During the first 1/3 of the trip you will be seeing a lot of the Mieng river, which produces sights like those at the beginning of this post and below.

After this, it’s a daunting stretch through the mountains. Again, be safe. The roads are fairly simple to follow as there will be continued signs pointing you to Dong Van, but do bring a map – do not expect 3G to work everywhere in the mountains if you are lost. If you know Vietnamese, this is much less of an issue.

Ha and I encountered rain and heavy fog as we made our way through. We fell on this patch of road below (I was driving).

On the way to Dong Van, drop by Lung Cu, the northern-most point in Vietnam. You will see the signs for it once you are about an hour away from Dong Van (30-40 km, 18-25 miles). Make sure that you are at this point before 2PM, or have been comfortable driving faster than 50 km/h (30 mph) – you want to make sure you can get to Dong Van while visibility is still good.

When leaving Lung Cu, there are actually two ways back. You do not want to take the way you took all the way back, but instead take another road to go to Dong Van – it appears half way on the return trip. Worst case, if you cannot find the road, go all the way back to where you started going to Lung Cu, and there will be another sign for Dong Van.

Stay the night in Dong Van. Hotel rates will be around $15 a night. This is a bare bones town, so I would eat dinner early, grab some snacks in case you get hungry, and stay in the hotel.

In Day 2, you will want to go though Meo Vac, a mountain pass which will let you view China and the Nho Que river, and then head back to Ha Giang. From Meo Vac, there is a road back to Ha Giang that’s slightly closer than taking the road you traveled on in Day 1. (If this is confusing, see the map above) However, Ha and I decided to go back on the original road. We actually didn’t go to Lung Cu on Day 1 as we arrived so late, so we did it on Day 2 on the return.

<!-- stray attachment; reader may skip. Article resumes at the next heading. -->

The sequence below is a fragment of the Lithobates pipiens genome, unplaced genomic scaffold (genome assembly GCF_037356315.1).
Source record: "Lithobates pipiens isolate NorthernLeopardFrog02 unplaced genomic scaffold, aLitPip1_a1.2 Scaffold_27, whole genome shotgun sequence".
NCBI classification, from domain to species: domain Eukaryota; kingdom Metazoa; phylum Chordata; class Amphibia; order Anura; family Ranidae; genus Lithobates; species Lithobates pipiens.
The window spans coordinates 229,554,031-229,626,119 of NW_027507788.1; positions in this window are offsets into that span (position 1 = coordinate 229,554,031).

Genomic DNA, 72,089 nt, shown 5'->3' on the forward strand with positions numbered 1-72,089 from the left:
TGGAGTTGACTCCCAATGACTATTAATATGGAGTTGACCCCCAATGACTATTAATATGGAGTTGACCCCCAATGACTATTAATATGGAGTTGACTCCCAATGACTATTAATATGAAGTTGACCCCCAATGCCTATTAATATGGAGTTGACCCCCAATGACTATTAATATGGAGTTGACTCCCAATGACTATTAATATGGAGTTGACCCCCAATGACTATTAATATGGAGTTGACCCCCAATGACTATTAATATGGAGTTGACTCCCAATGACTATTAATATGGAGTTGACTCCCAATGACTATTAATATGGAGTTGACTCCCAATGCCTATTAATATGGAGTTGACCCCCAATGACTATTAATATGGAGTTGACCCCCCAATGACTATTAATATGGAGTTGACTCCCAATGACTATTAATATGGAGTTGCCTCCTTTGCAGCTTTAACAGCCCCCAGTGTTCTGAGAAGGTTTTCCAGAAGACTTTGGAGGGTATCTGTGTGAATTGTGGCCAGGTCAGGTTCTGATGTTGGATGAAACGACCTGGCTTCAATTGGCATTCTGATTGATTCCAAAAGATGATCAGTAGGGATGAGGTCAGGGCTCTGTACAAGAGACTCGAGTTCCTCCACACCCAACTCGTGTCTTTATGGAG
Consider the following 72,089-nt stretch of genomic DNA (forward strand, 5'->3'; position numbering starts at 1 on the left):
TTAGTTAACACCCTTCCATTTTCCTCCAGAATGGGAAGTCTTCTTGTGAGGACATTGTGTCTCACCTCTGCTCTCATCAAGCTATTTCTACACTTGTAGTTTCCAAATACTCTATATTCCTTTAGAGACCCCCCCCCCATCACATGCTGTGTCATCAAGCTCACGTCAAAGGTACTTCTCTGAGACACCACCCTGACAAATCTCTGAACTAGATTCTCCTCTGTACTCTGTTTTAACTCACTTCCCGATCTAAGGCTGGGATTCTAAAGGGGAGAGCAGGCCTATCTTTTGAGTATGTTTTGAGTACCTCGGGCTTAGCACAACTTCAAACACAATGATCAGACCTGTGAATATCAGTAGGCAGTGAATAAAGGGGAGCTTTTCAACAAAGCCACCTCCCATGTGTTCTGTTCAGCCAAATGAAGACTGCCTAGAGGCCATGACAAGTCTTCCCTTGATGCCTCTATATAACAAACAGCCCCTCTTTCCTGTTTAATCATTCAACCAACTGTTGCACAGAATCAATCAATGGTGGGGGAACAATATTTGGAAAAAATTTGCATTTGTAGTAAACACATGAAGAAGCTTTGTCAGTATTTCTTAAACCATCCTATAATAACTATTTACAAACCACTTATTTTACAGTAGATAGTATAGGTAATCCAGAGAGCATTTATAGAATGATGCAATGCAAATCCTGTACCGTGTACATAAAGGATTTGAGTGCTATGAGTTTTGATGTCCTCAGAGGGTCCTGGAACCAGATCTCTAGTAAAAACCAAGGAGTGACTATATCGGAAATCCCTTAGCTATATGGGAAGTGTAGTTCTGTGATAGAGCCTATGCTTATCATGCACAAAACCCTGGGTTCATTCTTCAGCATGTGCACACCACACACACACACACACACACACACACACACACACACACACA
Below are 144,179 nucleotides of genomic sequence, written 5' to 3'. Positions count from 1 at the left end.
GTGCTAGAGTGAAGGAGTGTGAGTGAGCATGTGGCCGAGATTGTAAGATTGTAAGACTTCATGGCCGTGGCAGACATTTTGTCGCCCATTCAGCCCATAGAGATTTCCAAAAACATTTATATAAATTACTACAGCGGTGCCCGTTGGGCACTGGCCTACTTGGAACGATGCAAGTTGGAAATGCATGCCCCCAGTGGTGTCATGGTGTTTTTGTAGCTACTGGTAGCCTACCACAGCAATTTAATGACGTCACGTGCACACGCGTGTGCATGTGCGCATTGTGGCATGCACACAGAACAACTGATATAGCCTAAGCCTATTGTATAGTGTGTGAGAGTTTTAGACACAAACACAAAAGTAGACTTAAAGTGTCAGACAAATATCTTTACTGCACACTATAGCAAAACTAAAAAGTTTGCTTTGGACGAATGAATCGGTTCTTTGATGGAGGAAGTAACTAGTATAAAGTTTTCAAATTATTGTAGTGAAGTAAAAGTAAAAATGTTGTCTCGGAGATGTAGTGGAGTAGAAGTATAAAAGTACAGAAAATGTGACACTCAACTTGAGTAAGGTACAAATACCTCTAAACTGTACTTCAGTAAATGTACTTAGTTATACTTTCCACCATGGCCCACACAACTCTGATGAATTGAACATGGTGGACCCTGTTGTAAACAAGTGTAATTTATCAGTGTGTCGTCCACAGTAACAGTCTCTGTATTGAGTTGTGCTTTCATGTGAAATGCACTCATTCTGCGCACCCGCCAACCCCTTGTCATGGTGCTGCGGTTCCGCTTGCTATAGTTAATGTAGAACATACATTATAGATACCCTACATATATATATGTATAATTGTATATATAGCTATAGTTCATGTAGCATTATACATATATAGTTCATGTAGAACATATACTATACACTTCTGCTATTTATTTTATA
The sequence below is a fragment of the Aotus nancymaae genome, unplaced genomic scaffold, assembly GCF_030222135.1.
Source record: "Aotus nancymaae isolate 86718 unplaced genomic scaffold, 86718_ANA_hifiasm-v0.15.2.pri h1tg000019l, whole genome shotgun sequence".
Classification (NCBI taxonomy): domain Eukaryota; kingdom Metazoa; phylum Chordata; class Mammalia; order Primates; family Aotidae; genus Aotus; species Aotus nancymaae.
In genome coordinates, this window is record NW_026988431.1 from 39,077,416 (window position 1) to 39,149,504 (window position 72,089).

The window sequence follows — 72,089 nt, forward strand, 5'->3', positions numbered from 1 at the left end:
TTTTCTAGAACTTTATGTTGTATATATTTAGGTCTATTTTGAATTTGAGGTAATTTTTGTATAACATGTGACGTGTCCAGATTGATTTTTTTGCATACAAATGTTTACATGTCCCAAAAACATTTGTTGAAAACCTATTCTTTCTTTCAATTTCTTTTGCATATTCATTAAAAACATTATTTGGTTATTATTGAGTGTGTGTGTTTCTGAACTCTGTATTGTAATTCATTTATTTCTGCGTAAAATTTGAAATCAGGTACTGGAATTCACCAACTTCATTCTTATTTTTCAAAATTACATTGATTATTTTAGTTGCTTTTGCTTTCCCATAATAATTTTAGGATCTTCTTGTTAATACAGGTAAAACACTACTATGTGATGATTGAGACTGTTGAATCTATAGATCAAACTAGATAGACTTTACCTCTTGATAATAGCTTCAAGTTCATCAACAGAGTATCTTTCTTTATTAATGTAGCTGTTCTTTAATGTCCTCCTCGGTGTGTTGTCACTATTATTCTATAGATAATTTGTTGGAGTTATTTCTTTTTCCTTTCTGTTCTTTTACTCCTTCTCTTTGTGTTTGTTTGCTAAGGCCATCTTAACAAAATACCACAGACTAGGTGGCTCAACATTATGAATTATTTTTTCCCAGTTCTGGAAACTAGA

On the road to Meo Vat (look how close this child is to falling off the edge, 2000 meters down – he plays with no hesitation). Below, photos from the way back to Ha Giang.

It really is a very straightforward trip, with a lot of great natural sights. While Ha and I valued the experience, we were so frightened by the actual motorbike riding, it’s unlikely we would ever do it again. That’s not to say that we are particularly brave. Local natives traveled the roads at much greater speeds, often carrying tremendous cargo on their motorbikes as well, but for us, it was our first time and the glancing at the steep drops nearby constantly sapped our confidence.

In case you are curious about any aspect of the trip, please send a comment below!

For more photos and even a few videos, see:

To see more Tourist Guides from my travel, see:

The Best of Wedding Fun–A Bonanza! [Photos]

I am now married. What seemed to be an impossibility for many years has somehow happened and I have the photos to prove it!

The event took place in the Binh Quoi Tourist Village in Saigon / Ho Chi Minh City, a venue run by SaigonTourist. It’s a big tourist venue (trap), though I had never heard of it until the wedding. It was a big of a rarity for Vietnamese weddings in two ways. The first was that we only had 80 people attend (Vietnamese weddings typically have 200+), so it was a small reception (technically, Ha and I had been married two months earlier according to the government paperwork). We had to plan the wedding on very short notice, so I could not invite people from the US, where I am originally from. The second was that the wedding took place outside – we were able to get a small grassy area by the river, with a cool breeze coming in at sunset.